Package jdk.incubator.foreign

Classes to support low-level, safe and efficient memory access. For example:

static final VarHandle intHandle = MemoryHandles.varHandle(int.class, ByteOrder.BIG_ENDIAN);

try (MemorySegment segment = MemorySegment.allocateNative(10 * 4)) {
   MemoryAddress base = segment.baseAddress();
   for (long i = 0 ; i < 10 ; i++) {
     intHandle.set(base.addOffset(i * 4), (int)i);
Here we create a var handle, namely intHandle, to manipulate values of the primitive type int, at a given memory location. We then create a native memory segment, that is, a memory segment backed by off-heap memory; the size of the segment is 40 bytes, enough to store 10 values of the primitive type int. The segment is created inside a try-with-resources construct: this idiom ensures that all the memory resources associated with the segment will be released at the end of the block. Inside the try-with-resources block, we initialize the contents of the memory segment; more specifically, if we view the memory segment as a set of 10 adjacent slots, s[i], where 0 <= i < 10, where the size of each slot is exactly 4 bytes, the initialization logic above will set each slot so that s[i] = i, again where 0 <= i < 10.

The key abstractions introduced by this package are MemorySegment and MemoryAddress. The first models a contiguous memory region, which can reside either inside or outside the Java heap; the latter models an address - that is, an offset inside a given segment. A memory address represents the main access coordinate of a memory access var handle, which can be obtained using the combinator methods defined in the MemoryHandles class. Finally, the MemoryLayout class hierarchy enables description of memory layouts and basic operations such as computing the size in bytes of a given layout, obtain its alignment requirements, and so on. Memory layouts also provide an alternate, more abstract way, to produce memory access var handles, e.g. using layout paths.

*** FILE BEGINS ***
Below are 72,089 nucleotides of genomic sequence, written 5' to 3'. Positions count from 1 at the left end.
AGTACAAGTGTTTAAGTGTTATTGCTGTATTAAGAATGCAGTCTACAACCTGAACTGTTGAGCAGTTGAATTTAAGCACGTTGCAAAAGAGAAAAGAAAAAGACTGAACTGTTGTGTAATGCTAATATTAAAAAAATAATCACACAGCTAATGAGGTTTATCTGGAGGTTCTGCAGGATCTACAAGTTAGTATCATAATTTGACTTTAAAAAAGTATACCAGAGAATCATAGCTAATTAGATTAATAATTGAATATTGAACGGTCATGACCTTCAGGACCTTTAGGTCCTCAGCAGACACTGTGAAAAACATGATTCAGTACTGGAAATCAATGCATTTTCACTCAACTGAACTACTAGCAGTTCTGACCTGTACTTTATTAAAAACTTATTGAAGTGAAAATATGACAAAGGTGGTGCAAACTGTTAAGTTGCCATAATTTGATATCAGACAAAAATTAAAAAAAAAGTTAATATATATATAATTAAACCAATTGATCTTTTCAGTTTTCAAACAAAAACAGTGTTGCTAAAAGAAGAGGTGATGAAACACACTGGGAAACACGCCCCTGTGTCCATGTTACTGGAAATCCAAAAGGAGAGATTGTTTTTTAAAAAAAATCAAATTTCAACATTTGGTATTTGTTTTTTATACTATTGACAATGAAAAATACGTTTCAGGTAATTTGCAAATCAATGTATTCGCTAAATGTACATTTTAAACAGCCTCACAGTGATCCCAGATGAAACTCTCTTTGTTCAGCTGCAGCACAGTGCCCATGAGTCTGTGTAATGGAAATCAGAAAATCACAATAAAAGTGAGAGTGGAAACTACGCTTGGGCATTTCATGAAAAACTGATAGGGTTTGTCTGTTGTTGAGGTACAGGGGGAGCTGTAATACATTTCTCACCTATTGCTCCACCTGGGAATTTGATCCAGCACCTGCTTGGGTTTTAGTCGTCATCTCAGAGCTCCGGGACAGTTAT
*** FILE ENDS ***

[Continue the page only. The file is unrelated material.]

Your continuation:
Deterministic deallocation

When writing code that manipulates memory segments, especially if backed by memory which resides outside the Java heap, it is crucial that the resources associated with a memory segment are released when the segment is no longer in use, by calling the MemorySegment.close() method either explicitly, or implicitly, by relying on try-with-resources construct (as demonstrated in the example above). Closing a given memory segment is an atomic operation which can either succeed - and result in the underlying memory associated with the segment to be released, or fail with an exception.

The deterministic deallocation model differs significantly from the implicit strategies adopted within other APIs, most notably the ByteBuffer API: in that case, when a native byte buffer is created (see ByteBuffer.allocateDirect(int)), the underlying memory is not released until the byte buffer reference becomes unreachable. While implicit deallocation models such as this can be very convenient - clients do not have to remember to close a direct buffer - such models can also make it hard for clients to ensure that the memory associated with a direct buffer has indeed been released.


This API provides strong safety guarantees when it comes to memory access. First, when dereferencing a memory segment using a memory address, such an address is validated (upon access), to make sure that it does not point to a memory location which resides outside the boundaries of the memory segment it refers to. We call this guarantee spatial safety.

Since memory segments can be closed (see above), a memory address is also validated (upon access) to make sure that the segment it belongs to has not been closed prematurely. We call this guarantee temporal safety. Note that, in the general case, guaranteeing temporal safety can be hard, as multiple threads could attempt to access and/or close the same memory segment concurrently. The memory access API addresses this problem by imposing strong thread-confinement guarantees on memory segments: each memory segment is associated with an owner thread, which is the only thread that can either access or close the segment. A thread other than the owner thread will have to explicitly acquire a segment in order to be able to use it.

Together, spatial and temporal safety ensure that each memory access operation either succeeds - and accesses a valid memory location - or fails.